The Applicable Methods Filter

The Applicable Methods Filter is an editable-text widget that may contain a list of applicable arguments to filter out found methods that are not of interest. If this widget does contain such a list of argument values, then any found methods that are not applicable to those arguments are excluded from the list of found definitions. This widget is available only when the All check-box is unchecked, since checking the All check-box overrides the applicable arguments widget and shows all found definitions. The All check-box itself is available only when methods have been found.

Typically the applicable arguments widget is filled in automatically. This happens whenever the Find Definitions command is invoked from the Trace Dialog's main outline widget or from a Debug Window backtrace pane. In each of these panes, the selected value denotes a function call that has occurred, including the arguments that were passed. Invoking the Definitions dialog in one of these panes places the list of the function call's arguments into the applicable arguments widget of the Definitions dialog, so that the dialog will list only the methods that might have been invoked by the selected function call (though all non-method definitions for a symbol are always listed).

You may also type in a list of applicable arguments explicitly. To do so, first uncheck the All check-box if it is checked. (This check-box causes all methods to be listed whenever it is checked, and the applicable arguments widget is available for typing or pasting only when All is unchecked.) Then in the applicable arguments widget, type an expression that will produce the desired list of applicable arguments when evaluated, and press the main Enter key to evaluate the expression and list the definitions that exclude any non-applicable methods. The expression entered is always evaluated because it is impossible to literally type most argument values. (It's an exception that pressing Enter while the keyboard focus is in this widget will always evaluate the expression there (if newly entered) and then do a Find, even if the Find/Open button currently says Open.)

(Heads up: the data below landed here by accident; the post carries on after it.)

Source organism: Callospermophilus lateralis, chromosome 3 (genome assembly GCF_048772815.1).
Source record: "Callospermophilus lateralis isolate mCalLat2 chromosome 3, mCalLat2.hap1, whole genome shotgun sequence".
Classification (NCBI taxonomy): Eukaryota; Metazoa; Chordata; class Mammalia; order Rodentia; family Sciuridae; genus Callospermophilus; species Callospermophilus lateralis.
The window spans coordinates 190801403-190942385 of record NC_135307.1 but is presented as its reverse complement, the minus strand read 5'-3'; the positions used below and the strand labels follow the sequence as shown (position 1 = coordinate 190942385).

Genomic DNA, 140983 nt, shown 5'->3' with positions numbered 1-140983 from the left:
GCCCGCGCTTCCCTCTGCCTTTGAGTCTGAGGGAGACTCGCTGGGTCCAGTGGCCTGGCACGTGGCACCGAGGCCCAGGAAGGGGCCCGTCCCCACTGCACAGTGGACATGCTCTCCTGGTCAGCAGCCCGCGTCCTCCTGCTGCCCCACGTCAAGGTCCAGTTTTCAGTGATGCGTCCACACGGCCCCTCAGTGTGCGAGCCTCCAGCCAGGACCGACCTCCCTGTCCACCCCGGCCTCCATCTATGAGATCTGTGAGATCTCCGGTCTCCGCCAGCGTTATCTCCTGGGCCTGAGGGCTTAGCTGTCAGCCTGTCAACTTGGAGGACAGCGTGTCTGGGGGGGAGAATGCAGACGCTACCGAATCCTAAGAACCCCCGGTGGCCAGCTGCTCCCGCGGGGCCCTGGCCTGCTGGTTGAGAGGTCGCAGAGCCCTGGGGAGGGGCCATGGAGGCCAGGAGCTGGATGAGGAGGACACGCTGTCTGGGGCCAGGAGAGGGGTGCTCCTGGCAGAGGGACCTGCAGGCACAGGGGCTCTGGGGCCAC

If the Methods text widget is not roomy enough to easily enter this expression, you may click the ellipsis button (just to the right of the editable-text widget) to enter the expression into a modal dialog containing a multi-line-editable-text widget instead.

When a found method is selected, the Remove Selected Method button may be pressed to remove the method from the Lisp environment. This can be handy, for example, when you edit a method and change one of the classes that it specializes on, or change an :after method into an :around method. In these cases, the earlier method with the original specializers and qualifiers will still exist in the Lisp environment along with the new version, and this can affect the behavior of your application. By listing all of the methods in this dialog, you can see which ones still exist and easily remove the obsolete methods.


Copyright (c) 1998-2009, Franz Inc. Oakland, CA., USA. All rights reserved.
Documentation for Allegro CL version 8.1. This page was not revised from the 8.0 page.
Created 2009.7.29.

ToCDocOverviewCGDocRelNotesFAQIndexPermutedIndex
Allegro CL version 8.1
Unrevised from 8.0 to 8.1.
8.0 version